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August 28, 2014

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On second thought, Sandoval follows GOP crowd on health care lawsuit

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Joe Jaszewski / AP

Idaho Attorney General Lawrence Wasden, center, gives a news conference in Boise, Idaho, on Tuesday on the state’s decision to sue the federal government over health care reform legislation. Attorneys general from 13 states sued the federal government, claiming the landmark health care overhaul is unconstitutional.

Updated Wednesday, March 24, 2010 | 10:01 a.m.

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Brian Sandoval

Health care bill signing

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President Barack Obama and Vice President Joe Biden react to cheers as they arrive in the East Room of the White House in Washington,Tuesday, March 23, 2010, for the signing ceremony for the health care bill.

Gubernatorial candidate Brian Sandoval changed course today, joining the other Republican front-runners in the race for governor in calling for Nevada to join a lawsuit against the new health care law.

On Tuesday, 13 Republican attorneys general filed a lawsuit arguing that the law is unconstitutional, and Virginia’s attorney general filed a separate lawsuit making a similar argument.

Gov. Jim Gibbons and former North Las Vegas Mayor Mike Montandon said Tuesday that Nevada should be on that list, too. Nevada Attorney General Catherine Cortez Masto, a Democrat, said she’s still reviewing the legislation.

Sandoval, a former federal judge who previously held the elected office that is now Cortez Masto’s, criticized the legislation, but stayed silent on whether Nevada should take legal action. He focused, instead, on the additional cost to Nevada state government.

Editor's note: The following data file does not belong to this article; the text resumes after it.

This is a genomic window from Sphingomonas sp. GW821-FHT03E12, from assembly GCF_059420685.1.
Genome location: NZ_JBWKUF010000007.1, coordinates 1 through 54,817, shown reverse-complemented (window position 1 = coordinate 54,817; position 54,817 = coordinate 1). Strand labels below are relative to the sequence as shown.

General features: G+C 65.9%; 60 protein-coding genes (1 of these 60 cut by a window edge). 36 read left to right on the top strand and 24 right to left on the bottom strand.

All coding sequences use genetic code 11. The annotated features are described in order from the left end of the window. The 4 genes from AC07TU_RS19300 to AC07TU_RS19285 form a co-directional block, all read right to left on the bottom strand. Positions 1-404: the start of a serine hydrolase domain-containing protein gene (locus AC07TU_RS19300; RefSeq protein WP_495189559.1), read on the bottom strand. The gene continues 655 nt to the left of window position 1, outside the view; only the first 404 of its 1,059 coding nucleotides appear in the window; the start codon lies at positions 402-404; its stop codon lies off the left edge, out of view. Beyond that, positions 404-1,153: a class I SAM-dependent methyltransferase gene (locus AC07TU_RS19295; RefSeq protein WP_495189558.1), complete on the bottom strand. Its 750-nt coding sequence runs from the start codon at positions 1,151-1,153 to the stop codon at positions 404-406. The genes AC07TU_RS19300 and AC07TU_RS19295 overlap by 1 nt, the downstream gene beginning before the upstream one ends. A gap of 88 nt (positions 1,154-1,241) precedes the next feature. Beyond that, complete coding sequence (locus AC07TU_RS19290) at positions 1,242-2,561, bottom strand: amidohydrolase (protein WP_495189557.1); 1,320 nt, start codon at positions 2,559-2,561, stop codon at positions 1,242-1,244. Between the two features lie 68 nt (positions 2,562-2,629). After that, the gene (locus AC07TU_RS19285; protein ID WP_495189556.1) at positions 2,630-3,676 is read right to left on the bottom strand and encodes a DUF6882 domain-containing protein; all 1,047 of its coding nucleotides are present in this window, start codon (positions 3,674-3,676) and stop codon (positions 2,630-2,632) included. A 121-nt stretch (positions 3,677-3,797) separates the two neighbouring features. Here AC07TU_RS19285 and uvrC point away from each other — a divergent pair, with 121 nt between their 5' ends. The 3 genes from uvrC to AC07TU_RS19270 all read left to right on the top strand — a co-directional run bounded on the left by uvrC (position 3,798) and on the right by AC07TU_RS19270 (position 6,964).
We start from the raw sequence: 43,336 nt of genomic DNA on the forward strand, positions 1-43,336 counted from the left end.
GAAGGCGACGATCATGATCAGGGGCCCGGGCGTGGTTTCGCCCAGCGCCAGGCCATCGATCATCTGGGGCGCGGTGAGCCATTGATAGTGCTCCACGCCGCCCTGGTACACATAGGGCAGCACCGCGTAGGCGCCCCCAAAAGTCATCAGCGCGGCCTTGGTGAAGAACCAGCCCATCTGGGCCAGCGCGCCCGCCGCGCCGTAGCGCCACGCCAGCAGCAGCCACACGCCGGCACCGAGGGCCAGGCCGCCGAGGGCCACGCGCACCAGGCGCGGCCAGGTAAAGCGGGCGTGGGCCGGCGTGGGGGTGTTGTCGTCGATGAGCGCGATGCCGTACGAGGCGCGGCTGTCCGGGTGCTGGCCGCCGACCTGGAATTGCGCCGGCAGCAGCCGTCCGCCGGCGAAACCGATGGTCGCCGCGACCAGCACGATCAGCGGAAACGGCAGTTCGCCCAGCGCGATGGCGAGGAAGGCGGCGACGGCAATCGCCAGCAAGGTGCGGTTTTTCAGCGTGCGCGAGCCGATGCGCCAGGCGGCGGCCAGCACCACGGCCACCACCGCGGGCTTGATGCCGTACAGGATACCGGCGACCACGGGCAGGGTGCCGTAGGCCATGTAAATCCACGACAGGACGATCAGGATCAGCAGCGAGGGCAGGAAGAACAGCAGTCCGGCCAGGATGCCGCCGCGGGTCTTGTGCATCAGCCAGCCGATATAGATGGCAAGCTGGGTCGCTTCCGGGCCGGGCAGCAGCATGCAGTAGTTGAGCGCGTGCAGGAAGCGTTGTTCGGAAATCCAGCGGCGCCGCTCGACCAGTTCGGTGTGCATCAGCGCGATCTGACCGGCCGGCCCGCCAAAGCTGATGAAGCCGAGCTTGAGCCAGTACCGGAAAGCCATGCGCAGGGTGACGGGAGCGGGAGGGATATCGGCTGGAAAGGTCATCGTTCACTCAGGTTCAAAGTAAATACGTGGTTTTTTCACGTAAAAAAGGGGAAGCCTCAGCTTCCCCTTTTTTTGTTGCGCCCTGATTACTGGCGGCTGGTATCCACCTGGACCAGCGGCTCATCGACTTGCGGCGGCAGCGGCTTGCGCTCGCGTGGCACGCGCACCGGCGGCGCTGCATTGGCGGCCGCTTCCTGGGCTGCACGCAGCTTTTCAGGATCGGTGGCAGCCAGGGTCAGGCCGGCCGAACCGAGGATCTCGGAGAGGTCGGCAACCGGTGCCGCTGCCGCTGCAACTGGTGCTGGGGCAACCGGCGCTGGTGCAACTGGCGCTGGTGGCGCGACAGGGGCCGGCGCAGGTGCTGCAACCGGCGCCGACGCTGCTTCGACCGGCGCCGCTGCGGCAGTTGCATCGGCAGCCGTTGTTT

This morning, however, Sandoval said in a statement: "After a thorough review of the bill and the legal foundation of this action, I absolutely support the state joining the suit against the federal government and would strongly urge the Attorney General to move forward."

Sandoval is trying to beat back the perception that he is not as conservative as Gibbons or Montandon, and has attacked Gibbons for raising fees during this past special session. That had made his silence on taking legal action over health care legislation more conspicuous.

When asked Tuesday to respond to Sandoval’s initial silence on a legal challenge, Montandon said: “Let’s wait for Mr. Sandoval to change his mind, after this newspaper article comes out.”

Gibbons compared the bill to the federal government requiring people to buy cars or televisions, and threatening them with IRS fines if they didn’t obey.

“The federal government has no right to tell state residents that they have to go out and buy something,” said Dan Burns, Gibbons’ spokesman.

Montandon argued that the 10th Amendment of the U.S. Constitution, which says that powers not enumerated by the constitution are reserved to the states, makes the health care reform unconstitutional.

In his statement today Sandoval added: "Being a strong state's rights advocate and former Federal Judge, I see the constitutional question created by the health care bill as monumental in all future matters involving state's rights."

Senate Majority Leader Harry Reid’s spokesman Jon Summers compared the federal mandate for health insurance to states’ mandates that motorists have car insurance.

Burns countered that it’s a poor analogy because driving, and therefore auto insurance, is optional.

Democrats also have argued that Congress has regulated many aspects of the economy under the Commerce Clause of the Constitution, which has been interpreted since the 1930s as authorizing Congress to regulate matters with a substantial effect on interstate commerce.

The state Health and Human Services Department estimates that the bill will cost Nevada state government $613 million between 2014 and 2019. An additional 70,800 Nevadans are expected to have health insurance through Medicaid.

Sandoval in January released a statement saying he thought the earlier version of the bill that had passed the U.S. Senate “will not withstand constitutional scrutiny.” But he specifically mentioned the different ways states were treated under that proposal, in particular a provision that would have given greater federal aid to cover Nebraska’s Medicaid costs, known as the Cornhusker Kickback. A reconciliation bill making its way through the Senate would likely eliminate that provision and other aspects of the bill that House Democrats found objectionable.

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